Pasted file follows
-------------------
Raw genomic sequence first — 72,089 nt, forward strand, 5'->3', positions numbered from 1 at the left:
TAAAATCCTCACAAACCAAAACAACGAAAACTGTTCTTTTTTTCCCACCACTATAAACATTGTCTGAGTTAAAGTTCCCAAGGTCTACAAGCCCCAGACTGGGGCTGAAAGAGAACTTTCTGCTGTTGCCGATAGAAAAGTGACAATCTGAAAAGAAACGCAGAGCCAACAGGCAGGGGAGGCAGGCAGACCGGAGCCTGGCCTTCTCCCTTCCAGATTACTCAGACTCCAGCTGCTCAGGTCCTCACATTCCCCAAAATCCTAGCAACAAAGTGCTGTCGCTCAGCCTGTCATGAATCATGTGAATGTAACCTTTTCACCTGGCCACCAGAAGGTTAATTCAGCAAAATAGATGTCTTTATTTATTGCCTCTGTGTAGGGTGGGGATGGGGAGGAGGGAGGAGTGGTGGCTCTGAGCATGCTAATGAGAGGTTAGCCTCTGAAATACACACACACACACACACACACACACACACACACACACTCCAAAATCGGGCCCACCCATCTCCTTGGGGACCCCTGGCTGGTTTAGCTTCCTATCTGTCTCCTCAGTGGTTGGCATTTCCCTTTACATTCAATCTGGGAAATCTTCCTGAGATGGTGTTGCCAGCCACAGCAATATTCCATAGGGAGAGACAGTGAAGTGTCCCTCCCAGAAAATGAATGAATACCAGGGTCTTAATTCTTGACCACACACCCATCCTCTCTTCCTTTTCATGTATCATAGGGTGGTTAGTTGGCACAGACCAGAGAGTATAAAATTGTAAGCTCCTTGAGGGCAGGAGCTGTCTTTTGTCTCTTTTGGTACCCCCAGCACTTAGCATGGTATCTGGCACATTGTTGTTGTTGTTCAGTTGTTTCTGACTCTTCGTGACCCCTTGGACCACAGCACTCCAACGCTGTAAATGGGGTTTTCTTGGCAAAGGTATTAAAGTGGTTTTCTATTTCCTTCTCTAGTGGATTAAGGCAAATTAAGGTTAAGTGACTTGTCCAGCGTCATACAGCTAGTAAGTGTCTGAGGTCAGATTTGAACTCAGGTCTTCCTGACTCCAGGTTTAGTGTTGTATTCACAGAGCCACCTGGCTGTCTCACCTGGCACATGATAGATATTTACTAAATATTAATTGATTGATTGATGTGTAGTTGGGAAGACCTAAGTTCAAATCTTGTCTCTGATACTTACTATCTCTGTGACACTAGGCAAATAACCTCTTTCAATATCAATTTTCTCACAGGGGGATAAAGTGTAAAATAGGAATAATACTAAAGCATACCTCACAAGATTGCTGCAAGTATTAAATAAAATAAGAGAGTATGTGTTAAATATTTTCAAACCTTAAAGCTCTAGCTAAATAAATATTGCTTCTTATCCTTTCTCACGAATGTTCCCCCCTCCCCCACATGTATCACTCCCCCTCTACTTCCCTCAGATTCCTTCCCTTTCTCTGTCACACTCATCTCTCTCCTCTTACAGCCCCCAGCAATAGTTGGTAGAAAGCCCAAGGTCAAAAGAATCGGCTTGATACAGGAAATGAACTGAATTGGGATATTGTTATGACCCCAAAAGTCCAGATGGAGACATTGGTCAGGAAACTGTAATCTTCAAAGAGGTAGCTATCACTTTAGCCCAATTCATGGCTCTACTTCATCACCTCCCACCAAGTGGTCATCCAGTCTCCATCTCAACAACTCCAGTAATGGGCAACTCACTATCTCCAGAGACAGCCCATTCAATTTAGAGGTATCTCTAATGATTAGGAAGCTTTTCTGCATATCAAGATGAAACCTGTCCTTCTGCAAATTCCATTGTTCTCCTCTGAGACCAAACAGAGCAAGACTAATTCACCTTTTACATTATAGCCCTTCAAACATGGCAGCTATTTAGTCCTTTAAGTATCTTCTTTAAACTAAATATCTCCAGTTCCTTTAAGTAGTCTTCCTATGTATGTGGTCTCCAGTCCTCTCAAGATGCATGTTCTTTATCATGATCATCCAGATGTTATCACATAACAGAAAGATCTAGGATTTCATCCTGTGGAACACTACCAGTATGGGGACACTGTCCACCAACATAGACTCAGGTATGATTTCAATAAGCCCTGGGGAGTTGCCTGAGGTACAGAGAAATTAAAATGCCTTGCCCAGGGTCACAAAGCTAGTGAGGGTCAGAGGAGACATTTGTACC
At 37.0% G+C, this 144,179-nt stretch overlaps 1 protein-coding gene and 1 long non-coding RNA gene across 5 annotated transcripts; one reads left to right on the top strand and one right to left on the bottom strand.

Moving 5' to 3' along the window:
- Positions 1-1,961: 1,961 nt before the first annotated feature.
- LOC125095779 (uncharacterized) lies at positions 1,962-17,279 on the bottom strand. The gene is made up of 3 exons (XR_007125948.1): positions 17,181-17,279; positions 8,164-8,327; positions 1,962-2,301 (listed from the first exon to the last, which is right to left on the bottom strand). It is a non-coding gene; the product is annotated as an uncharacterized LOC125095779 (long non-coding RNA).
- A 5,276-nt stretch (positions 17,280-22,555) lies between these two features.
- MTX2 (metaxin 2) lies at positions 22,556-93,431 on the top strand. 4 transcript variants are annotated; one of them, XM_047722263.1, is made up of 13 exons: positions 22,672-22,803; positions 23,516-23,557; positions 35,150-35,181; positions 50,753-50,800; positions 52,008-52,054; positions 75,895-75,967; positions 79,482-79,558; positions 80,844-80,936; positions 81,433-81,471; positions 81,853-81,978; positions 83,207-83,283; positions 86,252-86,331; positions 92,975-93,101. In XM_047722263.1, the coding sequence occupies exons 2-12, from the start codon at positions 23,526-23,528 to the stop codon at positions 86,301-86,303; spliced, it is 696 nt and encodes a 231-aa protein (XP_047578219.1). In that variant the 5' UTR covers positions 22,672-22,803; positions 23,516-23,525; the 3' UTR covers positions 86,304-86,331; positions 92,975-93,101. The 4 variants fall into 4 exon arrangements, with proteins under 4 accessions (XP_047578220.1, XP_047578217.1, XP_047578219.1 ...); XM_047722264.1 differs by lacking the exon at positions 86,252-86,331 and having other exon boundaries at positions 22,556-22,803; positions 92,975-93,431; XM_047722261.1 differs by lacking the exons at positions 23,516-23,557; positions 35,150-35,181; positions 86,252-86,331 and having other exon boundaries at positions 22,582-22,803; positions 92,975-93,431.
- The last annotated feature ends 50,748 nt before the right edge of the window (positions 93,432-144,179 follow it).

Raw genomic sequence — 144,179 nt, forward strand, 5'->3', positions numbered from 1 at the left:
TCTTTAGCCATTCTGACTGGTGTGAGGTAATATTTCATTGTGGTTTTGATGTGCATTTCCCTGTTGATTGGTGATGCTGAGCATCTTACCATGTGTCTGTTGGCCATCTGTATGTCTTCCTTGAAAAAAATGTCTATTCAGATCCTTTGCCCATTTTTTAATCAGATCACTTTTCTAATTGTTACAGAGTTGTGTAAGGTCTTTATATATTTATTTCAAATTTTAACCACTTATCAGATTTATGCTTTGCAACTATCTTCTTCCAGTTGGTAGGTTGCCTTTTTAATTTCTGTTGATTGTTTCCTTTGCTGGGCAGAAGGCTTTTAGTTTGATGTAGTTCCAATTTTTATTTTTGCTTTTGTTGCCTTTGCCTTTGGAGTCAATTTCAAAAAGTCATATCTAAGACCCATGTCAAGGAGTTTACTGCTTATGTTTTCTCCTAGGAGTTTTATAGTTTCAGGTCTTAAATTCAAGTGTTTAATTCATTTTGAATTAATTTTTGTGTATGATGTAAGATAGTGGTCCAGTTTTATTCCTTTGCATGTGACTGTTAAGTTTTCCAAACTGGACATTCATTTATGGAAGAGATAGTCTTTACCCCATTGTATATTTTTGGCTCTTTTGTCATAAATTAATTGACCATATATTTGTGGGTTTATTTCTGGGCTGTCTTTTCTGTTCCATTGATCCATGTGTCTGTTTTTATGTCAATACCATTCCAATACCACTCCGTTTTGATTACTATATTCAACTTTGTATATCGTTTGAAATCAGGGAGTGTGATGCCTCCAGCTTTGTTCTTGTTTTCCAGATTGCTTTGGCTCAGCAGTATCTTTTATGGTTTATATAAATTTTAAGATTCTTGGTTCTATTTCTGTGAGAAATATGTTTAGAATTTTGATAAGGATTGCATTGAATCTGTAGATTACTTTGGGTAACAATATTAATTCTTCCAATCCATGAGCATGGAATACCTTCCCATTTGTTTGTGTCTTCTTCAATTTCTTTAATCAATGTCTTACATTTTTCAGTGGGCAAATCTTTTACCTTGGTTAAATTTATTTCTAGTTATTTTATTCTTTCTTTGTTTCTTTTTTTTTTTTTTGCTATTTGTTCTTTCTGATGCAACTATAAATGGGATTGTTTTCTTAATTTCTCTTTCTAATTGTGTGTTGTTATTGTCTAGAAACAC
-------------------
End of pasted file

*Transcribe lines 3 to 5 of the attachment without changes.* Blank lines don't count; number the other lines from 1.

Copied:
At 37.0% G+C, this 144,179-nt stretch overlaps 1 protein-coding gene and 1 long non-coding RNA gene across 5 annotated transcripts; one reads left to right on the top strand and one right to left on the bottom strand.

Moving 5' to 3' along the window:
- Positions 1-1,961: 1,961 nt before the first annotated feature.